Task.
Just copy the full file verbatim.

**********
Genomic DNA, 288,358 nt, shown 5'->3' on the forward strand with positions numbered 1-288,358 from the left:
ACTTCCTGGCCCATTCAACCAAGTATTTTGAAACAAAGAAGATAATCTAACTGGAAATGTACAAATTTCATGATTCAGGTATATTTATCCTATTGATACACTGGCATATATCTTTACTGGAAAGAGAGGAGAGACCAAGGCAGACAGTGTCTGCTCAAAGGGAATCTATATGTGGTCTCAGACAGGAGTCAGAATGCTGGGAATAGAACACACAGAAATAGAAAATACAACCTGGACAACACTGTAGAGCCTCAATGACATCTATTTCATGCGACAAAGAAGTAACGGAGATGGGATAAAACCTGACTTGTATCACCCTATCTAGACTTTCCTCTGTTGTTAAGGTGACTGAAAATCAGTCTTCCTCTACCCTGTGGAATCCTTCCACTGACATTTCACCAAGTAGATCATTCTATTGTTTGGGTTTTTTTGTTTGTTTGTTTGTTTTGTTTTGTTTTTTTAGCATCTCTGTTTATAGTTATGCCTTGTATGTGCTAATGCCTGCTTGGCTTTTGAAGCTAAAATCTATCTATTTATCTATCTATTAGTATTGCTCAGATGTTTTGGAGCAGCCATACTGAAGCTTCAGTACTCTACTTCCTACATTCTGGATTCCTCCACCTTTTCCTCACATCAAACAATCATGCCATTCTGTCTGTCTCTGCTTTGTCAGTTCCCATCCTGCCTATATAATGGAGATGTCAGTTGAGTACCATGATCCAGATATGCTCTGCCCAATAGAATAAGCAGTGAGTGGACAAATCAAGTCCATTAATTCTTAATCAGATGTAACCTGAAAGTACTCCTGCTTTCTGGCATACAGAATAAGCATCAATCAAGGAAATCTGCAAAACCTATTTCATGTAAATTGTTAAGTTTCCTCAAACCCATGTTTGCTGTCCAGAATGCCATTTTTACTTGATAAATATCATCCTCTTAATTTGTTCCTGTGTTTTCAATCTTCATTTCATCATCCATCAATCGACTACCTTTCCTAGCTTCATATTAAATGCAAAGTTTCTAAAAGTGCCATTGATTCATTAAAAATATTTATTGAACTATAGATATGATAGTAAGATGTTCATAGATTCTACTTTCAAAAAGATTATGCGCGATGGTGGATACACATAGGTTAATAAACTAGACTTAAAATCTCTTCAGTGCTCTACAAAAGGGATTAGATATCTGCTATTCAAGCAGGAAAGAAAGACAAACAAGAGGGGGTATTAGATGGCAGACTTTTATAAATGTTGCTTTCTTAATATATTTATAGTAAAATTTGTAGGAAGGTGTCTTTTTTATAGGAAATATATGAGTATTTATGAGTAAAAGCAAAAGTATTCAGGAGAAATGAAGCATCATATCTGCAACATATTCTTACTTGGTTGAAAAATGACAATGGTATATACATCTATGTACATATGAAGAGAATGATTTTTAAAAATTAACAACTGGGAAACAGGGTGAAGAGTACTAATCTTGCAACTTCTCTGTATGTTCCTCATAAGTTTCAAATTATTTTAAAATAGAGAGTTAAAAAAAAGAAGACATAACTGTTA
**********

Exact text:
Genomic DNA, 288,358 nt, shown 5'->3' on the forward strand with positions numbered 1-288,358 from the left:
ACTTCCTGGCCCATTCAACCAAGTATTTTGAAACAAAGAAGATAATCTAACTGGAAATGTACAAATTTCATGATTCAGGTATATTTATCCTATTGATACACTGGCATATATCTTTACTGGAAAGAGAGGAGAGACCAAGGCAGACAGTGTCTGCTCAAAGGGAATCTATATGTGGTCTCAGACAGGAGTCAGAATGCTGGGAATAGAACACACAGAAATAGAAAATACAACCTGGACAACACTGTAGAGCCTCAATGACATCTATTTCATGCGACAAAGAAGTAACGGAGATGGGATAAAACCTGACTTGTATCACCCTATCTAGACTTTCCTCTGTTGTTAAGGTGACTGAAAATCAGTCTTCCTCTACCCTGTGGAATCCTTCCACTGACATTTCACCAAGTAGATCATTCTATTGTTTGGGTTTTTTTGTTTGTTTGTTTGTTTTGTTTTGTTTTTTTAGCATCTCTGTTTATAGTTATGCCTTGTATGTGCTAATGCCTGCTTGGCTTTTGAAGCTAAAATCTATCTATTTATCTATCTATTAGTATTGCTCAGATGTTTTGGAGCAGCCATACTGAAGCTTCAGTACTCTACTTCCTACATTCTGGATTCCTCCACCTTTTCCTCACATCAAACAATCATGCCATTCTGTCTGTCTCTGCTTTGTCAGTTCCCATCCTGCCTATATAATGGAGATGTCAGTTGAGTACCATGATCCAGATATGCTCTGCCCAATAGAATAAGCAGTGAGTGGACAAATCAAGTCCATTAATTCTTAATCAGATGTAACCTGAAAGTACTCCTGCTTTCTGGCATACAGAATAAGCATCAATCAAGGAAATCTGCAAAACCTATTTCATGTAAATTGTTAAGTTTCCTCAAACCCATGTTTGCTGTCCAGAATGCCATTTTTACTTGATAAATATCATCCTCTTAATTTGTTCCTGTGTTTTCAATCTTCATTTCATCATCCATCAATCGACTACCTTTCCTAGCTTCATATTAAATGCAAAGTTTCTAAAAGTGCCATTGATTCATTAAAAATATTTATTGAACTATAGATATGATAGTAAGATGTTCATAGATTCTACTTTCAAAAAGATTATGCGCGATGGTGGATACACATAGGTTAATAAACTAGACTTAAAATCTCTTCAGTGCTCTACAAAAGGGATTAGATATCTGCTATTCAAGCAGGAAAGAAAGACAAACAAGAGGGGGTATTAGATGGCAGACTTTTATAAATGTTGCTTTCTTAATATATTTATAGTAAAATTTGTAGGAAGGTGTCTTTTTTATAGGAAATATATGAGTATTTATGAGTAAAAGCAAAAGTATTCAGGAGAAATGAAGCATCATATCTGCAACATATTCTTACTTGGTTGAAAAATGACAATGGTATATACATCTATGTACATATGAAGAGAATGATTTTTAAAAATTAACAACTGGGAAACAGGGTGAAGAGTACTAATCTTGCAACTTCTCTGTATGTTCCTCATAAGTTTCAAATTATTTTAAAATAGAGAGTTAAAAAAAAGAAGACATAACTGTTA